To do this job properly we suggest leaving a good 45 minutes to an hour to clean, condition and waterproof. The results will surprise you and if you can do this on a regular basis several times a year not only will you look good but also your leathers will feel good and last you a lot longer.

Day-to-day, if you just want to remove a bug smear or other similar contaminant, just grab some unscented baby wipes. They’re as good for cleaning and conditioning your leathers as they are a baby’s butt. You won’t find them adequate for significant or all-over cleaning and they don’t condition as well as applying dedicated leather lotion, but they’re a quick, easy go-to for daily upkeep. No particular brand is best, just avoid any of the scents unless you want more awkward looks from your significant other.

  • appliance5000

    I have a leather/textile jacket (moto gp grid) any tips with this combo – or just hop in the shower.

    How about a front load washer on delicate and some woollite for the initial cleaning?

    • Tim Watson

      Damp cloth and a mild detergent. Rub firmly but not to hard. Or you cold just step in the shower. Just make sure whatever route you go that you get them 100% dry.

    • http://RideApart.com/ Wes Siler

      Under no circumstances should you throw anything leather in the washing machine!

    • appliance5000

      Thanks gentlemen – the jacket and I could both use a shower.

  • Matt Mason

    I’ve been looking for a good article on this, thanks Tim

  • HoldenL

    For white leather, supposedly Lexol Leather Conditioner does a good job of not darkening the leather.

  • Aakash

    I recommend a damp sponge and well-diluted and mild detergent for the clean. Let the jacket dry for at least 30 minutes. For detergent, use something that is: A. explicitly safe for leather, or B. contains no volatile compounds, solvents, or degreasers. A natural ingredient based dish-soap or hand wash works just fine.

    After that, the killer app is Obenauf’s leather protection. I bought the tub of wax, but you can also buy in an oil form. If you make sure your hands are warm and or the apparel is warm when you apply it, the wax should be just fine. It’s a very simple formula, it doesn’t have any nasty petroleum based ingredients, it smells earthy (and attracts the attention of bees when you are applying it), and it makes the leather feel hardy and tough again (purely subjective).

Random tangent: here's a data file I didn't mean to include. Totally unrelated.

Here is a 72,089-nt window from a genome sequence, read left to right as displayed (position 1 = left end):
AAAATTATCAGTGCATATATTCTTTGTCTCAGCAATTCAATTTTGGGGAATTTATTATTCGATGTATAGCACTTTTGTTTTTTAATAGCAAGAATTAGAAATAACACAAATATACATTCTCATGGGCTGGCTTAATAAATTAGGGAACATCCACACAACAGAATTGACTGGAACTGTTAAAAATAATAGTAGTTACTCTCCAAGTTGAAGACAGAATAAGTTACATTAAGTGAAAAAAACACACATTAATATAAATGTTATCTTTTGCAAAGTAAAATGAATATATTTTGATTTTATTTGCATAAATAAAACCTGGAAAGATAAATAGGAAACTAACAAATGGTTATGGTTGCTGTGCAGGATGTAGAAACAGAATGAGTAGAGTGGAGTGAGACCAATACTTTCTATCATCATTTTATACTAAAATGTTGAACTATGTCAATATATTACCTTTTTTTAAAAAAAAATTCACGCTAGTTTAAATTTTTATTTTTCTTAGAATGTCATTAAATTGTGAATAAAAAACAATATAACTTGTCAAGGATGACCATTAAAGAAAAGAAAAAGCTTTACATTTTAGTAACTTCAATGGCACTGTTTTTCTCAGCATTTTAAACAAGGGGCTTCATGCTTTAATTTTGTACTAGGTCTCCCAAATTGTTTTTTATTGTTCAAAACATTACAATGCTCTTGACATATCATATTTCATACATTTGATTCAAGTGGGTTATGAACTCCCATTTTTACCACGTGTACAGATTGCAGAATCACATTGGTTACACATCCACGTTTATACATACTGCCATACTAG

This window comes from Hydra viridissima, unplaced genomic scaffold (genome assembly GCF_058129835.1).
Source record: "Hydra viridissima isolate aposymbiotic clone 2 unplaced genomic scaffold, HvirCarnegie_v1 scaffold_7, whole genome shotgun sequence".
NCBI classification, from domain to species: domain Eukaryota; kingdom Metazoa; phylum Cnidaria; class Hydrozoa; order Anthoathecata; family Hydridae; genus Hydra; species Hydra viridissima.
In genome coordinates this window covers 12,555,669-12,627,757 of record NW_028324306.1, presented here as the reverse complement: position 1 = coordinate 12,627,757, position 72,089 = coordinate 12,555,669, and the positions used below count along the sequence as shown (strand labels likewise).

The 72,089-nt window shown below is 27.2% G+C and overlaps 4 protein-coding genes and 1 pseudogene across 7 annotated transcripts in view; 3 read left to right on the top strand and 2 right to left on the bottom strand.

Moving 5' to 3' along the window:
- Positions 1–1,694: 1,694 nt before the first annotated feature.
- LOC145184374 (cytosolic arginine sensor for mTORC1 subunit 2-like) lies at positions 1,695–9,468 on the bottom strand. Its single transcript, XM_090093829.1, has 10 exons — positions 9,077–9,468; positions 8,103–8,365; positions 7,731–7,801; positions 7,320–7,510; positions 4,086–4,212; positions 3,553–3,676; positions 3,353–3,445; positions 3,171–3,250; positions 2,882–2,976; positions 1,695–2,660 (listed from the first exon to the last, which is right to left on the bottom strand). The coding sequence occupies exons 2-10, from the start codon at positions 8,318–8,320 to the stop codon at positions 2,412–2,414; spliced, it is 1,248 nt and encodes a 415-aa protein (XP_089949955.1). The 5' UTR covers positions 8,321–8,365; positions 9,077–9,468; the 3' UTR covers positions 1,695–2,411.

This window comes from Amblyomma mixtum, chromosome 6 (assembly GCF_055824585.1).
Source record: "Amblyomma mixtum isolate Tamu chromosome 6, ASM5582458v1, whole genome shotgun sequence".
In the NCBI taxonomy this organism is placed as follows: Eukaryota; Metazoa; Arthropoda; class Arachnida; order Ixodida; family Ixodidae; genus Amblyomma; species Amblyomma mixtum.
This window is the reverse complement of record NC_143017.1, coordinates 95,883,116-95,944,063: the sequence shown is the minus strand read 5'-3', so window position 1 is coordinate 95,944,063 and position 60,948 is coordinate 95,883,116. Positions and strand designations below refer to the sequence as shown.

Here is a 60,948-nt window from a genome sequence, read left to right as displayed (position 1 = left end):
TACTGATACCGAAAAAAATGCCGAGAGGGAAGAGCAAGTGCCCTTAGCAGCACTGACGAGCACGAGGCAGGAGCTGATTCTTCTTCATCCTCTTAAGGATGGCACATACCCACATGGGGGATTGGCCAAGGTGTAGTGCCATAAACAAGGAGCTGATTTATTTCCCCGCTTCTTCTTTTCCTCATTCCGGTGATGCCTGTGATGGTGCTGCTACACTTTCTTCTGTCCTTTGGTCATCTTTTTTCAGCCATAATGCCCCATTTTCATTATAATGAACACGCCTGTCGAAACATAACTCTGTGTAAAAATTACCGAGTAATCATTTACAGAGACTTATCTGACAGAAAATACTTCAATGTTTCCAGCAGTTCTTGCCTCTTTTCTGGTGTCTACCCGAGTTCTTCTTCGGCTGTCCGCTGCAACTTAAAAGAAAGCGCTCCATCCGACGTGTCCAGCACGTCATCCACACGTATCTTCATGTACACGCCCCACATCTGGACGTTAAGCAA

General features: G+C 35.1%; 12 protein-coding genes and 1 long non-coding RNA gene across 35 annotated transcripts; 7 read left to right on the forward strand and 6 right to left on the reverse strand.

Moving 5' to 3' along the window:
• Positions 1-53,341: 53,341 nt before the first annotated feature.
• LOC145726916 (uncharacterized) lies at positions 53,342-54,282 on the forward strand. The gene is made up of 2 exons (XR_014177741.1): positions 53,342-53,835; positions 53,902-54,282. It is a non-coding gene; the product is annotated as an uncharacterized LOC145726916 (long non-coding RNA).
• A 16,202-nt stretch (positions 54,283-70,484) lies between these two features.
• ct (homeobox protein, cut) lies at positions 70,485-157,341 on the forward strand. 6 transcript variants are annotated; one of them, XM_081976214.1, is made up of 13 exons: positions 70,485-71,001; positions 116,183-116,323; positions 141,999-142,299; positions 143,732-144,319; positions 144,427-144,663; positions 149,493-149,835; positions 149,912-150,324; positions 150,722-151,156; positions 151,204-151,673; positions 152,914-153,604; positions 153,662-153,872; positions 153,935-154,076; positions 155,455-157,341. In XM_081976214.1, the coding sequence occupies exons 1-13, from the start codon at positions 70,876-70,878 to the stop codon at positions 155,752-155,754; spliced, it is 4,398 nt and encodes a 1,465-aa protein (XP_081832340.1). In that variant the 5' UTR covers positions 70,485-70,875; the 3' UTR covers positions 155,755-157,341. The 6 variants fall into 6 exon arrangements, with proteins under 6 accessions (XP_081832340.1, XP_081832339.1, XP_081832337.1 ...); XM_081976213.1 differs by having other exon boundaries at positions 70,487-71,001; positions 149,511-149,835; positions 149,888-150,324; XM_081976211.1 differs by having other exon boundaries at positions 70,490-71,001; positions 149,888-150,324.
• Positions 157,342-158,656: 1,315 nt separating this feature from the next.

I use it on everything from my fancy leather boots (Red Wings and Fryes) to my Dainese Touring Pelle jacket and Dainese Steel core carbon gloves. It was originally developed for firefighters to extend the life of their boots and other leather goods in those harsh and extreme conditions.

  • Scott Pargett

    I think it looks perfect.

  • Dan

    Product suggestion: Hang-Air Wetsuit Drier.

    It’s basically a wide, beefy hanger with a small motor and fan built in. The hanger’s shape keeps the suit interior open while the fan keeps air moving, reducing drying time and general funkiness. You see a lot of them at trackdays, and they’re pretty reasonably priced on amazon (like $50).

    There are motorcycle-specific versions of this product (Adrenaline City makes one) but they’re much more expensive.

  • Piglet2010

    Any suggestions on how to get a touchless automatic car wash to work with a motorcycle? Cleaning both the bike and gear at the same time with little effort would be ideal.

  • 480272
  • Justin McClintock

    Can’t say I’ve ever really given this much thought. My leather jacket is 7 years old and the closest it’s ever come to being cleaned was me getting caught out in the rain on the bike.

    • E Brown

      Good, so it’s not just me.

  • Jason Blackman

    I don’t even get annoyed when I see the same story on the front page for a few days in a row. It usually just means that the writers are on some awesome adventure.

    • http://www.twitter.com/seanmacdonald sean macdonald

      Hit the nail on the head. Wes just arrived in Europe for a special project, and I’m about to hit the road for the FZ-09 launch. We’ll have some stuff to post while we travel, we just hit a little hiccup with some of the stuff we had planned and we’re real sorry for the hiccup.

    • http://RideApart.com/ Wes Siler

      Traveling gets so annoying sometimes. I was staying in some medievel town in Italy. Gorgeous, but zero internet of any kind.

  • Cesar Augusto Mejia Rodriguez

    after washing it with mild soap I use baby oil on a cloth, then I dry it up with a soft towel